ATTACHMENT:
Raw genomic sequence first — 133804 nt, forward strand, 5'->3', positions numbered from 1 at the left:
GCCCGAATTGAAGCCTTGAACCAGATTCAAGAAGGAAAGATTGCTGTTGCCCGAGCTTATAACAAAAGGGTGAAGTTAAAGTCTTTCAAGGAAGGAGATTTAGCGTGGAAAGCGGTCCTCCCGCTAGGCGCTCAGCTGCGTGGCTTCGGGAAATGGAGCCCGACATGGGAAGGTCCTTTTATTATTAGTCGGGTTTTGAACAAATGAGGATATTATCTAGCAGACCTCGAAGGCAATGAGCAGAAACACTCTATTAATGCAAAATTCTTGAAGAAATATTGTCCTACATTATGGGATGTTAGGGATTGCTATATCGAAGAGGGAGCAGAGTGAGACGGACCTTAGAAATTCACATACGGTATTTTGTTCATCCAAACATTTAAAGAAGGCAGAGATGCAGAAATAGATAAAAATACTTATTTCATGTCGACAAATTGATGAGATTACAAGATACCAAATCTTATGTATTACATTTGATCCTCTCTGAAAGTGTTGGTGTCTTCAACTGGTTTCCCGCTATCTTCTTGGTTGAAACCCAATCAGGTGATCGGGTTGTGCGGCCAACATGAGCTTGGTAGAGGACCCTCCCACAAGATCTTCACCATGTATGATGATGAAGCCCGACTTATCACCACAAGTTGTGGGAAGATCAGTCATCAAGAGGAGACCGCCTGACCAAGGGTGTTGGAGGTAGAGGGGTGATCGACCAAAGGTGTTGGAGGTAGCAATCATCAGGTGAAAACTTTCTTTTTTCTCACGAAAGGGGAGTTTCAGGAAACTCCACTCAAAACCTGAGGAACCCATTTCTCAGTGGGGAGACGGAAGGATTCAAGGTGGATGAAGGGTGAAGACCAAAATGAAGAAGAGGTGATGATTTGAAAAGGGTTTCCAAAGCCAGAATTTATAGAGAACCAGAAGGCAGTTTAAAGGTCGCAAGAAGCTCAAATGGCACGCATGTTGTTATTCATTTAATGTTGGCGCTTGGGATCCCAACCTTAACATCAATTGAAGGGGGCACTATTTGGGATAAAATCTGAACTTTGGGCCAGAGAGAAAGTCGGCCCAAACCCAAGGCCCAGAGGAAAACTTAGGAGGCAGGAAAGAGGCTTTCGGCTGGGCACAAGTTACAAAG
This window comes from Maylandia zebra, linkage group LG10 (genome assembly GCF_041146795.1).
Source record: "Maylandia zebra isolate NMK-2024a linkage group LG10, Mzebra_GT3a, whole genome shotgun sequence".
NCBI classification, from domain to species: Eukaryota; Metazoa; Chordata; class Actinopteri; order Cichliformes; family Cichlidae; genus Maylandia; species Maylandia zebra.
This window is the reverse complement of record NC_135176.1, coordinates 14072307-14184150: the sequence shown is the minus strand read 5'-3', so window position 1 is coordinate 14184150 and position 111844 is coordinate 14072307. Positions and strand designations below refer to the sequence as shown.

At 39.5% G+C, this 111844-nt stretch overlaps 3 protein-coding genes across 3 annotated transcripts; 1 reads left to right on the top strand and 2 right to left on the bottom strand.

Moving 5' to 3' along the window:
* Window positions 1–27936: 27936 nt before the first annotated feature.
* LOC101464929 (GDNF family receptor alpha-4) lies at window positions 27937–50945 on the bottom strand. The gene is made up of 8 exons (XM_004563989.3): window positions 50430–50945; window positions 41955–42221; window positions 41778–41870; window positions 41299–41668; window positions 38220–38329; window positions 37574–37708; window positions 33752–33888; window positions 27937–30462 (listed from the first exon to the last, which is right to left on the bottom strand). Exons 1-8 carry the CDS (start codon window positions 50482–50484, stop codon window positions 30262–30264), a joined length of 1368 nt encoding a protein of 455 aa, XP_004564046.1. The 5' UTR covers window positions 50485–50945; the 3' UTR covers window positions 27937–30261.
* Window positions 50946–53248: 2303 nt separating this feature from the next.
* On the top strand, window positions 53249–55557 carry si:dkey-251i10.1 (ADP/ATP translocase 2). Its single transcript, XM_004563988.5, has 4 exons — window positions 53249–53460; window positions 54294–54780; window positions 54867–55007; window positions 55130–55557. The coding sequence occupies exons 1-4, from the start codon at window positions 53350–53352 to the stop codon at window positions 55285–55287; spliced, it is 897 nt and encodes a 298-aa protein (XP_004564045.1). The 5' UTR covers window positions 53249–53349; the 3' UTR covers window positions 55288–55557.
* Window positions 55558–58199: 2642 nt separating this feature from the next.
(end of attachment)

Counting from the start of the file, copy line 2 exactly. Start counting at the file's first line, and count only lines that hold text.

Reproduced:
GCCCGAATTGAAGCCTTGAACCAGATTCAAGAAGGAAAGATTGCTGTTGCCCGAGCTTATAACAAAAGGGTGAAGTTAAAGTCTTTCAAGGAAGGAGATTTAGCGTGGAAAGCGGTCCTCCCGCTAGGCGCTCAGCTGCGTGGCTTCGGGAAATGGAGCCCGACATGGGAAGGTCCTTTTATTATTAGTCGGGTTTTGAACAAATGAGGATATTATCTAGCAGACCTCGAAGGCAATGAGCAGAAACACTCTATTAATGCAAAATTCTTGAAGAAATATTGTCCTACATTATGGGATGTTAGGGATTGCTATATCGAAGAGGGAGCAGAGTGAGACGGACCTTAGAAATTCACATACGGTATTTTGTTCATCCAAACATTTAAAGAAGGCAGAGATGCAGAAATAGATAAAAATACTTATTTCATGTCGACAAATTGATGAGATTACAAGATACCAAATCTTATGTATTACATTTGATCCTCTCTGAAAGTGTTGGTGTCTTCAACTGGTTTCCCGCTATCTTCTTGGTTGAAACCCAATCAGGTGATCGGGTTGTGCGGCCAACATGAGCTTGGTAGAGGACCCTCCCACAAGATCTTCACCATGTATGATGATGAAGCCCGACTTATCACCACAAGTTGTGGGAAGATCAGTCATCAAGAGGAGACCGCCTGACCAAGGGTGTTGGAGGTAGAGGGGTGATCGACCAAAGGTGTTGGAGGTAGCAATCATCAGGTGAAAACTTTCTTTTTTCTCACGAAAGGGGAGTTTCAGGAAACTCCACTCAAAACCTGAGGAACCCATTTCTCAGTGGGGAGACGGAAGGATTCAAGGTGGATGAAGGGTGAAGACCAAAATGAAGAAGAGGTGATGATTTGAAAAGGGTTTCCAAAGCCAGAATTTATAGAGAACCAGAAGGCAGTTTAAAGGTCGCAAGAAGCTCAAATGGCACGCATGTTGTTATTCATTTAATGTTGGCGCTTGGGATCCCAACCTTAACATCAATTGAAGGGGGCACTATTTGGGATAAAATCTGAACTTTGGGCCAGAGAGAAAGTCGGCCCAAACCCAAGGCCCAGAGGAAAACTTAGGAGGCAGGAAAGAGGCTTTCGGCTGGGCACAAGTTACAAAG